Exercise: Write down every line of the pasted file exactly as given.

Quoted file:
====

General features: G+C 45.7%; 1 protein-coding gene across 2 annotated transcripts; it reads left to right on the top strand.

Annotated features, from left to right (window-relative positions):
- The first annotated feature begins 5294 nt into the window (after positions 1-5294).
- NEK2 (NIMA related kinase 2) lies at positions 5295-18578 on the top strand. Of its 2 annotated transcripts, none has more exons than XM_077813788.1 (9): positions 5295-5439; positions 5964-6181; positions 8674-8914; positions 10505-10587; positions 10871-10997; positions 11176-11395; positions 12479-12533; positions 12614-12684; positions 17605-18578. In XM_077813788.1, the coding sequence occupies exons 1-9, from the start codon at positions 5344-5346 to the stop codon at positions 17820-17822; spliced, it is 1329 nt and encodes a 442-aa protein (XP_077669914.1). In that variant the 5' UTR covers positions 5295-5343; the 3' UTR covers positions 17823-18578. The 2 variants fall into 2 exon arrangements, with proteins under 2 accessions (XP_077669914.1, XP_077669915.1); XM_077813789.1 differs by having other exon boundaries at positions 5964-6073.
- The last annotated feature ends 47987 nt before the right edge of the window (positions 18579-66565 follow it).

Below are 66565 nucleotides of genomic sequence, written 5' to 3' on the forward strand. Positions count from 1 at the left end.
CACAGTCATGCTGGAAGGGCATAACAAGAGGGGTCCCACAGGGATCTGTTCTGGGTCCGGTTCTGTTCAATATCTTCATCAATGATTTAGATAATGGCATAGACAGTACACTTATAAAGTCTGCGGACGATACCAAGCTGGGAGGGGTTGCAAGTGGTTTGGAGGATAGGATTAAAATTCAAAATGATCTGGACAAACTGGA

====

General features: G+C 45.7%; 1 protein-coding gene across 2 annotated transcripts; it reads left to right on the top strand.

Annotated features, from left to right (window-relative positions):
- The first annotated feature begins 5294 nt into the window (after positions 1-5294).
- NEK2 (NIMA related kinase 2) lies at positions 5295-18578 on the top strand. Of its 2 annotated transcripts, none has more exons than XM_077813788.1 (9): positions 5295-5439; positions 5964-6181; positions 8674-8914; positions 10505-10587; positions 10871-10997; positions 11176-11395; positions 12479-12533; positions 12614-12684; positions 17605-18578. In XM_077813788.1, the coding sequence occupies exons 1-9, from the start codon at positions 5344-5346 to the stop codon at positions 17820-17822; spliced, it is 1329 nt and encodes a 442-aa protein (XP_077669914.1). In that variant the 5' UTR covers positions 5295-5343; the 3' UTR covers positions 17823-18578. The 2 variants fall into 2 exon arrangements, with proteins under 2 accessions (XP_077669914.1, XP_077669915.1); XM_077813789.1 differs by having other exon boundaries at positions 5964-6073.
- The last annotated feature ends 47987 nt before the right edge of the window (positions 18579-66565 follow it).

Below are 66565 nucleotides of genomic sequence, written 5' to 3' on the forward strand. Positions count from 1 at the left end.
CACAGTCATGCTGGAAGGGCATAACAAGAGGGGTCCCACAGGGATCTGTTCTGGGTCCGGTTCTGTTCAATATCTTCATCAATGATTTAGATAATGGCATAGACAGTACACTTATAAAGTCTGCGGACGATACCAAGCTGGGAGGGGTTGCAAGTGGTTTGGAGGATAGGATTAAAATTCAAAATGATCTGGACAAACTGGA